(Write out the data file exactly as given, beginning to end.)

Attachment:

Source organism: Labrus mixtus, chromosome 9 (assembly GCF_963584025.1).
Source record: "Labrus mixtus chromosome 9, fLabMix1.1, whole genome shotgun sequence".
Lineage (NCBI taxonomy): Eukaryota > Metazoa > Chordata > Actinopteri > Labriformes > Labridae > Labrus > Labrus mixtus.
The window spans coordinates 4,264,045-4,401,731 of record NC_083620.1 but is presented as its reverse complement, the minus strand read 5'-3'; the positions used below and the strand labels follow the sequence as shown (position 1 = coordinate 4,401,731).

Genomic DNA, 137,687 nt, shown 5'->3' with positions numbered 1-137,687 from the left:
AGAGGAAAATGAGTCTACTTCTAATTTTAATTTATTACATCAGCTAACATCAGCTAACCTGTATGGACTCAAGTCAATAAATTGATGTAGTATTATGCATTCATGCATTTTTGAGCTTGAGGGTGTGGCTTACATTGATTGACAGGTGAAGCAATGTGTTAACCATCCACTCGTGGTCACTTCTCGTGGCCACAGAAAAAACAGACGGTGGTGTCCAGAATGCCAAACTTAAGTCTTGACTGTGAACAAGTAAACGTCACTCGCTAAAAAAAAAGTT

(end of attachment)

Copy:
Source organism: Labrus mixtus, chromosome 9 (assembly GCF_963584025.1).
Source record: "Labrus mixtus chromosome 9, fLabMix1.1, whole genome shotgun sequence".
Lineage (NCBI taxonomy): Eukaryota > Metazoa > Chordata > Actinopteri > Labriformes > Labridae > Labrus > Labrus mixtus.
The window spans coordinates 4,264,045-4,401,731 of record NC_083620.1 but is presented as its reverse complement, the minus strand read 5'-3'; the positions used below and the strand labels follow the sequence as shown (position 1 = coordinate 4,401,731).

Genomic DNA, 137,687 nt, shown 5'->3' with positions numbered 1-137,687 from the left:
AGAGGAAAATGAGTCTACTTCTAATTTTAATTTATTACATCAGCTAACATCAGCTAACCTGTATGGACTCAAGTCAATAAATTGATGTAGTATTATGCATTCATGCATTTTTGAGCTTGAGGGTGTGGCTTACATTGATTGACAGGTGAAGCAATGTGTTAACCATCCACTCGTGGTCACTTCTCGTGGCCACAGAAAAAACAGACGGTGGTGTCCAGAATGCCAAACTTAAGTCTTGACTGTGAACAAGTAAACGTCACTCGCTAAAAAAAAAGTT